• abtwixt
      June 12, 2012

      Randel – I’m glad you enjoyed the post! That is a very interesting theory on people using religion as a refuge of immovability. Doubtlessly this is the case for many. Of course, overall the world’s population is getting less religious than it used to — at least officially. Belief in Jesus may be down, but belief in aliens, zombies, a 2012 apocalypse, and the Power of Love are all way up. It seems we humans have the ability to change everything around us, but have a much harder time changing ourselves and our need to believe in something. Great commentary — thanks as always for your input!

  5. Linda
    June 13, 2012

    Just started a book called the Fourth Turning (by Strauss and Howe) where the authors posit that history is cyclical, not purely linear. They believe that there are (about) hundred year periods between major war (called crisis) and hundred year periods between major religious upheaval of culture (called awakening which are often partnered with minor war) which are 50 years apart i.e. every 50 years either politics or culture go through a major upheaval. The authors focus on western European history since the Renaissance, including America. If this premise is correct, we are not coming upon the end of America as much as the next political crisis which most civilizations get through and start a new golden age but at often huge human toll.

    • abtwixt
      June 14, 2012

      Thanks for the comment Linda – Strauss and Howe certainly wouldn’t be the first to postulate that time/history is cyclical! To me, the sheer number and variety of people who have come to this conclusion gives it some kind of credibility, if not as fact then at least as logically sound. I would have to read the book to hear out their argument about the 50/100 year cycles, although I wonder why they only started at the Renaissance. If they started then because they couldn’t find evidence for upheavals this frequently before that period, it would support my time speeding up theory 😀

      Fortunately for America, the time has pretty much passed that you see nations actually wiped off the map. It’s worth noting that I listed the British empire as having ended in 1997 (with the loss of Hong Kong), but they are still “one of” the world’s most powerful. I have read some interesting articles discussing America’s shift to “soft power”, where its dominating influence in the world is that of ideas and culture more than military and economic leadership. If indeed America’s overall dominance is fading, it seems to be more of a slow shift right now rather than a major upheaval…. we will see what the future holds.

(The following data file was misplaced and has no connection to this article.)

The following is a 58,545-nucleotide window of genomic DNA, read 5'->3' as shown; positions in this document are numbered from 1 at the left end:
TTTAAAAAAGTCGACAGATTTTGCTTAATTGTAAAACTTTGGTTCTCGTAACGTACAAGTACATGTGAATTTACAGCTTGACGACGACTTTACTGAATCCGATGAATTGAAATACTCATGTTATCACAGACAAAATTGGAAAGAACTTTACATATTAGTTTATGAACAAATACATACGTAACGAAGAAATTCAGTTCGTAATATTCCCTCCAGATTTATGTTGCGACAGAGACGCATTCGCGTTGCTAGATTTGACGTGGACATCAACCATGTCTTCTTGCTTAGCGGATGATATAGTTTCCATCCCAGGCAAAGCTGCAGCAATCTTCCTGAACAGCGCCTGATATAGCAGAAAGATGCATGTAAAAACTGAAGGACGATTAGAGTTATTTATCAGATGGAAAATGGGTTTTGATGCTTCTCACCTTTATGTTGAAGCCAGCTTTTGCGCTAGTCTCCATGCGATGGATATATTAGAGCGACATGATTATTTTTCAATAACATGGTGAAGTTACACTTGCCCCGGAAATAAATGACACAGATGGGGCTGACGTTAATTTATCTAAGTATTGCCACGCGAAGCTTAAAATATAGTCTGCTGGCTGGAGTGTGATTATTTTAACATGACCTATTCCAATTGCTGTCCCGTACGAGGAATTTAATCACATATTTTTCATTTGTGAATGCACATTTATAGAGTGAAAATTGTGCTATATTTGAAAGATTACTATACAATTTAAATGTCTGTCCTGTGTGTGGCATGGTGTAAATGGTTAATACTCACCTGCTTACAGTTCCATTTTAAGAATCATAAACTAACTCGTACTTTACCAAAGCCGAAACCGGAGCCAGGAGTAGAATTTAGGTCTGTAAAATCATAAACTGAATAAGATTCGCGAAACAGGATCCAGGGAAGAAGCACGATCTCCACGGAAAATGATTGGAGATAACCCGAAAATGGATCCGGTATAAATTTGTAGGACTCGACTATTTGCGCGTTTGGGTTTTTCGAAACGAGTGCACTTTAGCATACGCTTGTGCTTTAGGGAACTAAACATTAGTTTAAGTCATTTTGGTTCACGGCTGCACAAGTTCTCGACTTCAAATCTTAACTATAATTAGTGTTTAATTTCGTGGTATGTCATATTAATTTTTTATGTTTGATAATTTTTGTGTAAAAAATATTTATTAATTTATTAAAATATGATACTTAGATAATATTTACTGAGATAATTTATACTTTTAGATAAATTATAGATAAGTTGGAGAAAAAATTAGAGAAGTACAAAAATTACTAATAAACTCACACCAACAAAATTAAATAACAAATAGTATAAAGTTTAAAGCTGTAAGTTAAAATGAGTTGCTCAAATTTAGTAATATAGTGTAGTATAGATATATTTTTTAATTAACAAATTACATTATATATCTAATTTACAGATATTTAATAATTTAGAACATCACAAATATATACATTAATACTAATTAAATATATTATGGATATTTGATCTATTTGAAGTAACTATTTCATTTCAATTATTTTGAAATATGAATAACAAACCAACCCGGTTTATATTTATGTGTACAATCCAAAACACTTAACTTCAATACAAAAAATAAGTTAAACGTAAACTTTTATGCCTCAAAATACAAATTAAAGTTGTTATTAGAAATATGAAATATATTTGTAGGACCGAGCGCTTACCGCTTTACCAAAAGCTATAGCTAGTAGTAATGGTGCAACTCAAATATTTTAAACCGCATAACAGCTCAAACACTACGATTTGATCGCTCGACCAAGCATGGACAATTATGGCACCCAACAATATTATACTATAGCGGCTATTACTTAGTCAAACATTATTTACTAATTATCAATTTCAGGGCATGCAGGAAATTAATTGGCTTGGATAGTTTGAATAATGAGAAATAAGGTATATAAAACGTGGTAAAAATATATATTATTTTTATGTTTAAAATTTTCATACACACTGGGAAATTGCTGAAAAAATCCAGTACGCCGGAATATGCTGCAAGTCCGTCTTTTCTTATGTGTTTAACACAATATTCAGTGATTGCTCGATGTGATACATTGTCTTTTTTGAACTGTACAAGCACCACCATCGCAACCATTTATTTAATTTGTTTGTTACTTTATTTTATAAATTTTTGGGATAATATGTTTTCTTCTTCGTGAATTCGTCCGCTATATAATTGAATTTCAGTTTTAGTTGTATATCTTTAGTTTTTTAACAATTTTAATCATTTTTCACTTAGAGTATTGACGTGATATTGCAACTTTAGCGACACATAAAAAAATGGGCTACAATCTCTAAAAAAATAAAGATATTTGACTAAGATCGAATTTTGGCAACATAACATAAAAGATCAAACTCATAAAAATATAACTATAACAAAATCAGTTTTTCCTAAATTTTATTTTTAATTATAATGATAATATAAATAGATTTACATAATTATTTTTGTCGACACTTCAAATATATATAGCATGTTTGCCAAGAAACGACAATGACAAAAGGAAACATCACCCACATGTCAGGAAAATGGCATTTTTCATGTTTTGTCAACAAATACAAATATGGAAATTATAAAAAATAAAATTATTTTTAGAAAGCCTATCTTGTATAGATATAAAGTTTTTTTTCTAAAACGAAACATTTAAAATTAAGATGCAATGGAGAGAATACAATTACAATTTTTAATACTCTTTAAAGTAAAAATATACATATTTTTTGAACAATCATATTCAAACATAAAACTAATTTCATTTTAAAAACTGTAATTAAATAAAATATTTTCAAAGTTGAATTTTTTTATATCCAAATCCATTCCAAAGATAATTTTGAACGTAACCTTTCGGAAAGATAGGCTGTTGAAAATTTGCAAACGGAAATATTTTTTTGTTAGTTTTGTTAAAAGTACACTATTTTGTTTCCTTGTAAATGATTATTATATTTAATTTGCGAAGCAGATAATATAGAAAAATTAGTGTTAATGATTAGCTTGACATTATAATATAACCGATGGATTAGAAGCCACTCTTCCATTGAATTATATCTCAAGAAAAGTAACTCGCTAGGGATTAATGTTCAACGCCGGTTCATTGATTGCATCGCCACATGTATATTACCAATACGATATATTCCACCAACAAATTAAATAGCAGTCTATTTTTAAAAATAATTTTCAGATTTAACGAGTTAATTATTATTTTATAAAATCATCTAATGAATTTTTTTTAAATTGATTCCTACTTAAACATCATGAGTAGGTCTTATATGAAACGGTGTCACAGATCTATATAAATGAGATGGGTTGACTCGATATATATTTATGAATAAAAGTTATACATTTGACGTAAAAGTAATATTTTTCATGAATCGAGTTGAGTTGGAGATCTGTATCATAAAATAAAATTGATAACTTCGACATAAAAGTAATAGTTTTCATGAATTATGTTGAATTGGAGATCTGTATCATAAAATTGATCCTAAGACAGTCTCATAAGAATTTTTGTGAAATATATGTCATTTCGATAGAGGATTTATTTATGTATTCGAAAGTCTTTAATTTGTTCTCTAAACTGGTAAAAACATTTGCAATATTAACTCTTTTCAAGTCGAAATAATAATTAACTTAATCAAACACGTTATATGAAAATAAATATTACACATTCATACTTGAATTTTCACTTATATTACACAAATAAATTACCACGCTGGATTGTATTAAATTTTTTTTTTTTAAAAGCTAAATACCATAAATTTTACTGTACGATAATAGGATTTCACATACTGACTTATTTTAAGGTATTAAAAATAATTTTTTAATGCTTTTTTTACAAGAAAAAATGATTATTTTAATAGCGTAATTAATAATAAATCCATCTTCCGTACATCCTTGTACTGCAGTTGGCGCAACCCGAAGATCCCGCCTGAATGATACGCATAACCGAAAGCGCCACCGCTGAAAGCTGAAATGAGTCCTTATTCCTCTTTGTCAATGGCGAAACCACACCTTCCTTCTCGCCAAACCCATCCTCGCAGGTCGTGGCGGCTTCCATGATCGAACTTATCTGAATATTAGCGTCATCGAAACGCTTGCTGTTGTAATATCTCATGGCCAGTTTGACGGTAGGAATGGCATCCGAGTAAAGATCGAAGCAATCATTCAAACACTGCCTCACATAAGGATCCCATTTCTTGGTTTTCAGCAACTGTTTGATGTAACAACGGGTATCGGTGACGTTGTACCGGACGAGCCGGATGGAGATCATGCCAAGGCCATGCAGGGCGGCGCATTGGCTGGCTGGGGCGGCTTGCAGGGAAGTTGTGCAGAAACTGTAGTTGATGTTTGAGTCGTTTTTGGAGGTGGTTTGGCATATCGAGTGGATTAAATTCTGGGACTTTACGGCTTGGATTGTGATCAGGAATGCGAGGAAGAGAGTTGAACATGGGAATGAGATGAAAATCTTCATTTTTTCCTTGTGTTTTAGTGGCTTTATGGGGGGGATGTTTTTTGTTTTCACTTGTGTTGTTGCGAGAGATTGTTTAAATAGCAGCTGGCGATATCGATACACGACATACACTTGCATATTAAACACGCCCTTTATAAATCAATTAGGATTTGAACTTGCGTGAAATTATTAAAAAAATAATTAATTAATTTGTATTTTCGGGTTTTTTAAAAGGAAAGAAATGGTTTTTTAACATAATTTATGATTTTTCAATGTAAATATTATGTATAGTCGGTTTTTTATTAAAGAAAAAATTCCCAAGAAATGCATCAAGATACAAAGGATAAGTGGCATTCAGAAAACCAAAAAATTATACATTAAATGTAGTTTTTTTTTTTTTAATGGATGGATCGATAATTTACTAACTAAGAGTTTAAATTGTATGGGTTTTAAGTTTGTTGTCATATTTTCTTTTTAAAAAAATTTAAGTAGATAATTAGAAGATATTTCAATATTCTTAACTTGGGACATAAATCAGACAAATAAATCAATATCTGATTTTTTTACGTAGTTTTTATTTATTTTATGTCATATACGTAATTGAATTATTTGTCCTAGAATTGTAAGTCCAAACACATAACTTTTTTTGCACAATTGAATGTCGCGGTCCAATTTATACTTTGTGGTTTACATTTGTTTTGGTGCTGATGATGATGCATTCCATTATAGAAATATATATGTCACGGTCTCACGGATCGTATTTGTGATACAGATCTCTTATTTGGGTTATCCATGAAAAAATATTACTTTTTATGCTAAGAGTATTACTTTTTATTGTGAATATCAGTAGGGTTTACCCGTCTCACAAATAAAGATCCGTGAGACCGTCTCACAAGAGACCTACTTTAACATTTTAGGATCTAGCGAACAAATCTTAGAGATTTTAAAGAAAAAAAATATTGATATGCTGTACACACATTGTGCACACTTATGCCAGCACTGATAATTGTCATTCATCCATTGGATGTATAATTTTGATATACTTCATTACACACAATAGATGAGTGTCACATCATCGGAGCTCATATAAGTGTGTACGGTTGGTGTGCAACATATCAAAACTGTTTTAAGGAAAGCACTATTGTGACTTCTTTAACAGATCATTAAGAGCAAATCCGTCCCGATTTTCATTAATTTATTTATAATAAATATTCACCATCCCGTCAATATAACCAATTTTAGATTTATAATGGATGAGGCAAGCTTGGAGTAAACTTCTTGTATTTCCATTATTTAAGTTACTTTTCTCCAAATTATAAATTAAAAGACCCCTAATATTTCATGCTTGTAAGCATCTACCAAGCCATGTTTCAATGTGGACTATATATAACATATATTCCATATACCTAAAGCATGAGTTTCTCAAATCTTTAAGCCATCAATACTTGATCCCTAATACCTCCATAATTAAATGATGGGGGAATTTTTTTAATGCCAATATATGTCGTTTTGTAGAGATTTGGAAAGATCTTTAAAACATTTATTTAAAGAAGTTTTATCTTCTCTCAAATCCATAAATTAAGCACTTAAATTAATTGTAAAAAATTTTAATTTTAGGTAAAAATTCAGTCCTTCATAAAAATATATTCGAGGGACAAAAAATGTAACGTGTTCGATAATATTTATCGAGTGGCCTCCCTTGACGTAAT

6. Moon Under Water
    June 19, 2012

    Finally catching up on some reading!

    There was a great book published in 1970 called “Future Shock” (http://en.wikipedia.org/wiki/Future_Shock) where the author Alvin Toffler describes the apparent speeding up of life post-World War II. And it is possibly even more relevant today than it was when it was published – Toffler was one of those sociological soothsayers…worth a read if you don’t know it and are interested in this idea.

    But my own opinion is that time is relative anyway. I’d expect people 100 years ago felt like they had no time for anything either – it’s how we’re programmed. That doesn’t take from the idea that with more people we are getting more done, although whether that means we are more productive is a tricky question – a higher population might just be more chaotic and as a result less productive than a lower population (another great book by Jeffrey Kluger called “Simplexity” investigates this point)

    It’s also possible that living in a time of flux makes things seem shorter, but in the future when archaeologists are putting together our histories they might see the “Euro-American” empire as one large unit that has lasted for hundreds of years, or some other similar theory. Today the Celts are still widely understood to have been a collective unit of some kind even though studies have shown that most tribes that we describe as Celts probably didn’t even speak the same language and many were at odds with each other constantly – the “western world” might be the Celtic empire of the future.

    Great post, it gets the brain bubbling!

    • abtwixt
      June 19, 2012

      That book does sound interesting, and the fact that it was written 40+ years ago makes it even moreso!

      Whether or not we’re any more productive than we were 100 years ago is another intriguing thought to ponder. My theory would be, as we become more and more specialized in what we learn and do (as is the trend of all industrialized/industrialized societies) we become more “productive” as a whole but less productive as individuals. Although, it becomes more muddled when you consider that as we move away from actual physical production and more toward service industries, most of what we are “producing” is hot air.

      By “we”, of course, I mean the Euro-American Empire 😉 I love that term! Wondering how historians of the future will see our present day is another brain bubbling activity favorite of mine. Thanks for the very thoughtful comment!

  7. Pingback: Inspirational Monstrosity – Is Public Art for the public? | Moon Under Water

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This entry was posted on June 8, 2012 by in Current Events, History, Philosophy and tagged , , , , , , , , , , , .